Thursday, 11th August 2022
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Europe court urges Russia to stop executions of two Britons

The European Court of Human Rights on Thursday told Russia to prevent the execution of two British citizens sentenced to death in a pro-Moscow separatist region of Ukraine. Shaun Pinner and Aiden Aslin were earlier this month sentenced to death by a court in the unrecognised Donetsk People's Republic, following their surrender to Russian forces…

The European Court of Human Rights on Thursday told Russia to prevent the execution of two British citizens sentenced to death in a pro-Moscow separatist region of Ukraine.

Shaun Pinner and Aiden Aslin were earlier this month sentenced to death by a court in the unrecognised Donetsk People’s Republic, following their surrender to Russian forces in the conflict sparked by Moscow’s invasion of its neighbour.

Both men, residents of Ukraine with Ukrainian partners, had joined the Ukrainian armed forces in 2018 and been deployed to Mariupol which was then besieged by Russian forces.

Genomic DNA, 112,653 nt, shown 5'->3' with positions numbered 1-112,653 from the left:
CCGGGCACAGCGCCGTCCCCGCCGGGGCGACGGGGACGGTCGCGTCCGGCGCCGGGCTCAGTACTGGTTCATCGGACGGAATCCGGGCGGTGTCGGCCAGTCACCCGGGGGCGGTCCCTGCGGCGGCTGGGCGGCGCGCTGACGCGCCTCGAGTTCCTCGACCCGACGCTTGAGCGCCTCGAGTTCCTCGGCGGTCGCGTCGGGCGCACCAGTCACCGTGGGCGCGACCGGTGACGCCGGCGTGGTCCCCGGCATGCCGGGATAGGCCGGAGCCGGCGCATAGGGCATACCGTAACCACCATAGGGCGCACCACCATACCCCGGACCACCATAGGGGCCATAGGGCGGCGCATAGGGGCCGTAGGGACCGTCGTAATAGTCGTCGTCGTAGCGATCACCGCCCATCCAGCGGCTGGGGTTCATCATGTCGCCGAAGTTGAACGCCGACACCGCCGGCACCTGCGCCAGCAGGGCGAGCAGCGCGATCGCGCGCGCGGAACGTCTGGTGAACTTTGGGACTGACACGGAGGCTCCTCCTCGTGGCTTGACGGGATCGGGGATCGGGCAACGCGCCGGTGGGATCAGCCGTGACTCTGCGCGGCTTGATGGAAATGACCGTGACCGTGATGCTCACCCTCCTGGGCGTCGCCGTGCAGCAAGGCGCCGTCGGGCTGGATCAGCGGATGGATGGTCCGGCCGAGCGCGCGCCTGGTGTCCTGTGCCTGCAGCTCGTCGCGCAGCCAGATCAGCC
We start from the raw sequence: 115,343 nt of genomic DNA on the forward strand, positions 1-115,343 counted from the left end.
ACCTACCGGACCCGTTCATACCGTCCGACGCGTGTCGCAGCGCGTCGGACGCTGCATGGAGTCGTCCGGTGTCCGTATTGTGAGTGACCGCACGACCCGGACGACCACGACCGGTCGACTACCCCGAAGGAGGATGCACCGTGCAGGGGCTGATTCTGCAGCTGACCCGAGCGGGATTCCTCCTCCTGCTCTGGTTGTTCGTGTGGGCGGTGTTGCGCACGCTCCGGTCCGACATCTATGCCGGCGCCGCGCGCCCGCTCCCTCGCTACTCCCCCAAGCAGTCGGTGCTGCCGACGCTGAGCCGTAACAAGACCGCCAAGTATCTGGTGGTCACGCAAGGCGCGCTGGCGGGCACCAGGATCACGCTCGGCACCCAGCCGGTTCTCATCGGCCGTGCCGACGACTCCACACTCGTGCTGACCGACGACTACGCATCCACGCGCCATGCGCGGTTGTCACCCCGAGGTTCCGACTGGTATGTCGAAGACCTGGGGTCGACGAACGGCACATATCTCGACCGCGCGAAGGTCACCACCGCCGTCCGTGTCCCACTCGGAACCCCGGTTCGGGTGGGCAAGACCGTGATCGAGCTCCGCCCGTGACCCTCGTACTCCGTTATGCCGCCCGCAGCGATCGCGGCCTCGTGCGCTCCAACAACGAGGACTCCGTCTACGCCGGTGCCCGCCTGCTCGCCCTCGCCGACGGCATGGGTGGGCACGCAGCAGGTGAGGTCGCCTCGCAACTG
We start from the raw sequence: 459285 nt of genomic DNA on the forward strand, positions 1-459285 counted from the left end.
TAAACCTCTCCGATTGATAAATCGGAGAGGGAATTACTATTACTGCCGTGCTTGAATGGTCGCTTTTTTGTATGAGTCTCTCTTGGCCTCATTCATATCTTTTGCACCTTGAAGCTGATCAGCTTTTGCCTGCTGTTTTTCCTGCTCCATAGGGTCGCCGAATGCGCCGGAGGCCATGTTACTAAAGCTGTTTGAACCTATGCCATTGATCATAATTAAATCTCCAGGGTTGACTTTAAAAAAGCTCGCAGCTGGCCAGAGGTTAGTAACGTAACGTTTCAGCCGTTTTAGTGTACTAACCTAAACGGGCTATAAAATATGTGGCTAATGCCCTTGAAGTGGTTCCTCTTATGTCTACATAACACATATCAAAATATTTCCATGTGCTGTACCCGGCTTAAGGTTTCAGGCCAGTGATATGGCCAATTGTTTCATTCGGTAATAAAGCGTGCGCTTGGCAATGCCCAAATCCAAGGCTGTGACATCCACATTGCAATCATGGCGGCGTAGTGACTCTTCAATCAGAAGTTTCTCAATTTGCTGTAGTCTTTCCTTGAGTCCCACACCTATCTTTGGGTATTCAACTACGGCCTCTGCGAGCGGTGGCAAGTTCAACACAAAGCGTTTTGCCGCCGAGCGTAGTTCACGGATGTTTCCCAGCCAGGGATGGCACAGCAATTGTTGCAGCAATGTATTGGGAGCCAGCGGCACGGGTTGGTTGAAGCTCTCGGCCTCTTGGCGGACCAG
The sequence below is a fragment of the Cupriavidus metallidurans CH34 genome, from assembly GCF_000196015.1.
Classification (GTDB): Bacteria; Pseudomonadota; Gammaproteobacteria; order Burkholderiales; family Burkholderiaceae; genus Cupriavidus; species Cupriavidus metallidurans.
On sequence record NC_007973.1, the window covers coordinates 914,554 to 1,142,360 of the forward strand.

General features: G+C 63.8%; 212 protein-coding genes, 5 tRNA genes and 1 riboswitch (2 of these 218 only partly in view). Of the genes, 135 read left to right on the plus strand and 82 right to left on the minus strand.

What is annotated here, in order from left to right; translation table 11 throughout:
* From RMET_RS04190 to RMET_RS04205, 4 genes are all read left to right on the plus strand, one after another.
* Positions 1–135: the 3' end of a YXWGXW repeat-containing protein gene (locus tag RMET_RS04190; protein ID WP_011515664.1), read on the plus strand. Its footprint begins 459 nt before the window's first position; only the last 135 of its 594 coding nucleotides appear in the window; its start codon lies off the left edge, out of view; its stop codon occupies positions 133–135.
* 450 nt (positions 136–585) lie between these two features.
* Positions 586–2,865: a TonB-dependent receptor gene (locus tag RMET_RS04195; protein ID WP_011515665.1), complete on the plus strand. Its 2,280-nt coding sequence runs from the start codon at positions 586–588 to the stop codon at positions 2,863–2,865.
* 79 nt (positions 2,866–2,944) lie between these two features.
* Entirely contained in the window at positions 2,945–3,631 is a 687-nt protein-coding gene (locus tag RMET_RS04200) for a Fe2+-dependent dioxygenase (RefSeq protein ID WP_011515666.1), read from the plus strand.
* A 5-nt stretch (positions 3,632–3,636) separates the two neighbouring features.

Russia must “ensure that the death penalty imposed on the applicants was not carried out,” the court said in an emergency ruling after applications made on behalf of Pinner and Aslin on June 27.

It stressed that Russia had an obligation over their situation due to the status of the region and should also “ensure appropriate conditions of their detention and provide them with any necessary medical assistance and medication”.

The ECHR also noted the pair had “voluntarily laid down their arms and surrendered to the Russian forces in Mariupol”.

The ruling issued by Europe’s rights court is an urgent interim measure, provided on an exceptional basis, when the applicants would otherwise “face a real risk of irreversible harm”, it emphasised.

The ECHR had on June 16 issued a similar ruling urging Russia to stop the execution of Brahim Saadun, a Moroccan citizen born in 2000 who was sentenced to death along with two British men.

The urgent interim measure is the same format used by the ECHR earlier this month when it triggered the cancellation of the first deportation flight of asylum seekers from the UK to Rwanda, angering London.

That move has sparked debate within the British government about whether Britain should continue to implement ECHR rulings.

The ECHR is part of the Council of Europe, which ejected Russia from its membership in mid-March following Moscow’s invasion of Ukraine. Russia simultaneously also took steps to leave the body.

The court insists it can issue verdicts concerning Russia although the Russian parliament has adopted legislation insisting it should no longer adhere to ECHR rulings.

According to his spokesman, British Prime Minister Boris Johnson is “appalled” at death sentences handed to the two Britons.